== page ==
Arthur Silber asks a very pertinent question: what is the worth of 'transparency'?
So many of our vaunted dissidents have made 'transparency' one of great goals of their unending agon with the imperial state. If only, they cry, we can let more daylight in on the crimes and atrocities of security apparat and the war machine, then …. well, it's not entirely clear what they believe will follow from this. Probably that 'the people,' now armed with the facts about the filth their rulers wallow in, will rise up and force our elites to sin no more.
But as Silber points out, the historical record belies this comforting little fantasy. Greater 'transparency' about government crime does not translate into mass opposition to these evils. Indeed, it almost always results in widespread indifference to state atrocities -- when it doesn't inspire enthusiastic embrace of them. Gitmo, aggressive war, Abu Ghraib, waterboarding, drone wars, Orwellian surveillance, White House death squads -- in none of these examples, drawn from just the past 10 years, has greater 'transparency' produced any kind of effective, widespread public opposition.
Quite the contrary. Torture, aggression, the rape of privacy and assassination are now widely accepted as ordinary tools of statecraft. The 'scandals' that sometimes surround the initial revelation of this or that course of imperial crime never do anything to alter the system itself. In fact, as Silber notes, once the our rulers sees that people don't really care about torture, surveillance or state-sanctioned murder, they are happy to be even more 'transparent' about their activities in these fields.
Silber cuts right to the heart of the matter. As he says, the point is not to be 'transparen't about these unspeakable evils, but to stop them:
The endless harrumphing about the critical importance of "transparency" is one of the more ridiculous fetishes on the part of many of the State's critics, and especially as voiced by many "dissidents." A monstrous criminal, who rapes, tortures and murders an endless number of people -- women, men and children -- tells us all about his crimes and how and why he commits them. He continually manages to elude the authorities, and he goes right on committing his heinous crimes. But we know every single detail about what he's doing and why. Explain to me why that represents some kind of moral improvement. …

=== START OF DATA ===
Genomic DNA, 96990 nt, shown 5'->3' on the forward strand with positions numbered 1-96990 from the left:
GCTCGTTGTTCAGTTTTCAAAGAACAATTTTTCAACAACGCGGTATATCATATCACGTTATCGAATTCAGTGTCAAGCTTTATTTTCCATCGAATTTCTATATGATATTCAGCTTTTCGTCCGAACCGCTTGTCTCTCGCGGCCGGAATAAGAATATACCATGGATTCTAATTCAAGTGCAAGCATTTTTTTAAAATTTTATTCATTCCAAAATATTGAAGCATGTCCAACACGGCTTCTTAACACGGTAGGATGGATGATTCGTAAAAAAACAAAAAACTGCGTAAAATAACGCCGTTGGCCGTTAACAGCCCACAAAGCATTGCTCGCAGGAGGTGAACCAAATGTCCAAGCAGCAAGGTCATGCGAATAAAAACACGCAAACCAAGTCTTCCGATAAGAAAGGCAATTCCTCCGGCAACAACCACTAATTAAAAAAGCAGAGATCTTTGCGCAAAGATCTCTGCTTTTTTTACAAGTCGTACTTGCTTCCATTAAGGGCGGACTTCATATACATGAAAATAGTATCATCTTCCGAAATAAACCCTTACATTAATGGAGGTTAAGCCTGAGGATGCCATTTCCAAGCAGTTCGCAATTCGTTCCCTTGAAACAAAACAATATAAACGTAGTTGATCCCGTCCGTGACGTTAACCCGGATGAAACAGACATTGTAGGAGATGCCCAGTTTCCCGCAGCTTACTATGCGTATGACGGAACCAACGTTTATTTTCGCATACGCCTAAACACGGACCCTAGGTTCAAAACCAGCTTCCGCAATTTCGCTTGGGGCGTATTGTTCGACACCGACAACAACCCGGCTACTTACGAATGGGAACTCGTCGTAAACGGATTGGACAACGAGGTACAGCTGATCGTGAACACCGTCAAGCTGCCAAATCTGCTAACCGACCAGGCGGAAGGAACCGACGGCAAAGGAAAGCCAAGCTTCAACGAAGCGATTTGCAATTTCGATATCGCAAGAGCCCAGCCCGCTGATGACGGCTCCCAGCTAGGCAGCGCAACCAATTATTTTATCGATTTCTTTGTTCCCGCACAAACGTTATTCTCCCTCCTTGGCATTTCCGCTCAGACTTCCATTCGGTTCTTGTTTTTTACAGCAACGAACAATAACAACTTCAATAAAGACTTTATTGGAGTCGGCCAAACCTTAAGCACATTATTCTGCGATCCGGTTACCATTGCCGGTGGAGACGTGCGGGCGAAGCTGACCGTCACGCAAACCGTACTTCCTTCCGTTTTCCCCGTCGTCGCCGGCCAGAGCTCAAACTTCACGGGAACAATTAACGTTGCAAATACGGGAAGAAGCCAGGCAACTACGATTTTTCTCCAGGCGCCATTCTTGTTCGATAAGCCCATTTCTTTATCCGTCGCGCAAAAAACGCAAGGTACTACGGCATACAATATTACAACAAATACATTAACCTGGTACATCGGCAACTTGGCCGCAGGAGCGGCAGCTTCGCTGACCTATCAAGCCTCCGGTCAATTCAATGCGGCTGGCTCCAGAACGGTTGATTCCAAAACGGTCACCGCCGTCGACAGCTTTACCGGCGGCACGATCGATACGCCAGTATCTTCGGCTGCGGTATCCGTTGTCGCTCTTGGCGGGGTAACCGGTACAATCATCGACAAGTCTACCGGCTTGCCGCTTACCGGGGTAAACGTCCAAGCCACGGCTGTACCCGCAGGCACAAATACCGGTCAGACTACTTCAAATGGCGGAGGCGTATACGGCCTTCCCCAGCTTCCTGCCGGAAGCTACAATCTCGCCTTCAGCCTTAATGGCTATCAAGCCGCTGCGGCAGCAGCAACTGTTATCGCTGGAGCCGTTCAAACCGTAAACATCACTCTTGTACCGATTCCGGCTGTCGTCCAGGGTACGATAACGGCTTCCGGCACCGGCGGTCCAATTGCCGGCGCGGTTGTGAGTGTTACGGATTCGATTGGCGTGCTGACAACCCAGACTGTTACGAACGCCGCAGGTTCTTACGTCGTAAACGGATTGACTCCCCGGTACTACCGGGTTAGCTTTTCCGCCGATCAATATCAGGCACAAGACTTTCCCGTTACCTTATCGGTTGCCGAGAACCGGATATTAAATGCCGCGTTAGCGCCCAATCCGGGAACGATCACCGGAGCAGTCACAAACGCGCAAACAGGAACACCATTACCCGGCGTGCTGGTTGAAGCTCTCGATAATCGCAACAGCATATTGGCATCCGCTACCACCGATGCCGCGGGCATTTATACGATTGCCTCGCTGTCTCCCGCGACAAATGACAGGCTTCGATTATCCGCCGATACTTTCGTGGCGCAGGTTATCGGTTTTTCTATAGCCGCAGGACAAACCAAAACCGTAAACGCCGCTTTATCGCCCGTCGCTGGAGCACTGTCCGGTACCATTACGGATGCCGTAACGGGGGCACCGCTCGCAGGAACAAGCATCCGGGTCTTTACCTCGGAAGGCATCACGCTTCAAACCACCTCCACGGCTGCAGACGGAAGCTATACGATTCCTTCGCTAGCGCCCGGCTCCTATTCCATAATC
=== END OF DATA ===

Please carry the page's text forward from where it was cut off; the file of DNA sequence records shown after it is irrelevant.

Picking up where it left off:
Evil does not become less evil because people are "open" about it. It is not miraculously transformed into good through some mysterious process of alchemy. Evil becomes only worse, infinitely worse. ...
With regard to the State's Murder Program, its surveillance activities, and every other means by which the State seeks to subjugate and control all of us, I am not the least interested in oversight, accountability or transparency. I want all such programs and activities to stop. That's it. I want them to stop.
But you mark my words: the State will make additional, continuing efforts to be more "transparent." Many of the State's alleged "critics" will herald this important change in how the State functions. The "critics" will trumpet their victory, and talk endlessly about how this proves the importance of "constructive engagement" with the State.
And while the State is being so blessedly transparent, it will not only continue all its present programs: it will expand them -- but now with a touch of transparency added. The programs will expand and get progressively worse, and any criticisms that are still to be heard will steadily grow softer and more infrequent.
The State is far better at this game than its critics. The State knows all about providing a sufficient illusion of oversight and transparency to satisfy those critics -- while the State proceeds to do precisely what it wanted to do all along.
There is much more in Silber's piece, of course. So do yourself a favour, and get on over there to read the whole thing.